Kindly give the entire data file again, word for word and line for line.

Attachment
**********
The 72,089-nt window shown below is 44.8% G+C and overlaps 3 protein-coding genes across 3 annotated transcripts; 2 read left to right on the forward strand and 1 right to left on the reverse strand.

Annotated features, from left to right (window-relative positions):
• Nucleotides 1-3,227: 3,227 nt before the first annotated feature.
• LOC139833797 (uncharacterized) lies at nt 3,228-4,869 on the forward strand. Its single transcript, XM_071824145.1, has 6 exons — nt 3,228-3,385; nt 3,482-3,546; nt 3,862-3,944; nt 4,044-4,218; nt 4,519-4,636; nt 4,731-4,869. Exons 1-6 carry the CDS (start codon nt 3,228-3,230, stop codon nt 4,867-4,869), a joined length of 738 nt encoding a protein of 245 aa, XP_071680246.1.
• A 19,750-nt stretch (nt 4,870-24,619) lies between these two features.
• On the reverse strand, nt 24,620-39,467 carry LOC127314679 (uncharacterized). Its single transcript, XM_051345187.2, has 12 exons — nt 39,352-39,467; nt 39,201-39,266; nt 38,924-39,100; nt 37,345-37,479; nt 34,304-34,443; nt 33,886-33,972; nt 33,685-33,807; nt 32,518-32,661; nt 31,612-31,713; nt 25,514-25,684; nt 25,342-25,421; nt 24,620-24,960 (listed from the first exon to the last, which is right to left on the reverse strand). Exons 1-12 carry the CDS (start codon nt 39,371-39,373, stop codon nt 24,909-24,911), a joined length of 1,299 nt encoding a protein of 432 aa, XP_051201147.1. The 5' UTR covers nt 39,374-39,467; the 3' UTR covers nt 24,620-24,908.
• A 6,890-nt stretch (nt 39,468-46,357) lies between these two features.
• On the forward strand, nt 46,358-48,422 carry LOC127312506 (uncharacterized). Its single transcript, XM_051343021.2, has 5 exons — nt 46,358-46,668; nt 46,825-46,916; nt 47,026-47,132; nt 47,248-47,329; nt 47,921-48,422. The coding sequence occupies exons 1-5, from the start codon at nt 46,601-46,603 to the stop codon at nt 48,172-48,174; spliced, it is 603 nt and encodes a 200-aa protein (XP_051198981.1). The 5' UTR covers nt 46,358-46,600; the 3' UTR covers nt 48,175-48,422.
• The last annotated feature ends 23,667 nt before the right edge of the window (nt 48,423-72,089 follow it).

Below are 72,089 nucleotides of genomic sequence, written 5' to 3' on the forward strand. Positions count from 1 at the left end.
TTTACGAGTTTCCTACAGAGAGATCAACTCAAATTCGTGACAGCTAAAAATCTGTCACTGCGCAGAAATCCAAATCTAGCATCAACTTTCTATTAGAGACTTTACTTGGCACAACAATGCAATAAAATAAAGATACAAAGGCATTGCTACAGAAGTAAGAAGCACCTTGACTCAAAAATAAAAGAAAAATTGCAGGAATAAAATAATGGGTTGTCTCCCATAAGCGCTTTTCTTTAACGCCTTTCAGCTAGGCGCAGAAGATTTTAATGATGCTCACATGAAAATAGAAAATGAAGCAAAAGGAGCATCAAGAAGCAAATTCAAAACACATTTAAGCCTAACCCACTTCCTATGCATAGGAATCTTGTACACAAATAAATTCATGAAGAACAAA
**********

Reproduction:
The 72,089-nt window shown below is 44.8% G+C and overlaps 3 protein-coding genes across 3 annotated transcripts; 2 read left to right on the forward strand and 1 right to left on the reverse strand.

Annotated features, from left to right (window-relative positions):
• Nucleotides 1-3,227: 3,227 nt before the first annotated feature.
• LOC139833797 (uncharacterized) lies at nt 3,228-4,869 on the forward strand. Its single transcript, XM_071824145.1, has 6 exons — nt 3,228-3,385; nt 3,482-3,546; nt 3,862-3,944; nt 4,044-4,218; nt 4,519-4,636; nt 4,731-4,869. Exons 1-6 carry the CDS (start codon nt 3,228-3,230, stop codon nt 4,867-4,869), a joined length of 738 nt encoding a protein of 245 aa, XP_071680246.1.
• A 19,750-nt stretch (nt 4,870-24,619) lies between these two features.
• On the reverse strand, nt 24,620-39,467 carry LOC127314679 (uncharacterized). Its single transcript, XM_051345187.2, has 12 exons — nt 39,352-39,467; nt 39,201-39,266; nt 38,924-39,100; nt 37,345-37,479; nt 34,304-34,443; nt 33,886-33,972; nt 33,685-33,807; nt 32,518-32,661; nt 31,612-31,713; nt 25,514-25,684; nt 25,342-25,421; nt 24,620-24,960 (listed from the first exon to the last, which is right to left on the reverse strand). Exons 1-12 carry the CDS (start codon nt 39,371-39,373, stop codon nt 24,909-24,911), a joined length of 1,299 nt encoding a protein of 432 aa, XP_051201147.1. The 5' UTR covers nt 39,374-39,467; the 3' UTR covers nt 24,620-24,908.
• A 6,890-nt stretch (nt 39,468-46,357) lies between these two features.
• On the forward strand, nt 46,358-48,422 carry LOC127312506 (uncharacterized). Its single transcript, XM_051343021.2, has 5 exons — nt 46,358-46,668; nt 46,825-46,916; nt 47,026-47,132; nt 47,248-47,329; nt 47,921-48,422. The coding sequence occupies exons 1-5, from the start codon at nt 46,601-46,603 to the stop codon at nt 48,172-48,174; spliced, it is 603 nt and encodes a 200-aa protein (XP_051198981.1). The 5' UTR covers nt 46,358-46,600; the 3' UTR covers nt 48,175-48,422.
• The last annotated feature ends 23,667 nt before the right edge of the window (nt 48,423-72,089 follow it).

Below are 72,089 nucleotides of genomic sequence, written 5' to 3' on the forward strand. Positions count from 1 at the left end.
TTTACGAGTTTCCTACAGAGAGATCAACTCAAATTCGTGACAGCTAAAAATCTGTCACTGCGCAGAAATCCAAATCTAGCATCAACTTTCTATTAGAGACTTTACTTGGCACAACAATGCAATAAAATAAAGATACAAAGGCATTGCTACAGAAGTAAGAAGCACCTTGACTCAAAAATAAAAGAAAAATTGCAGGAATAAAATAATGGGTTGTCTCCCATAAGCGCTTTTCTTTAACGCCTTTCAGCTAGGCGCAGAAGATTTTAATGATGCTCACATGAAAATAGAAAATGAAGCAAAAGGAGCATCAAGAAGCAAATTCAAAACACATTTAAGCCTAACCCACTTCCTATGCATAGGAATCTTGTACACAAATAAATTCATGAAGAACAAA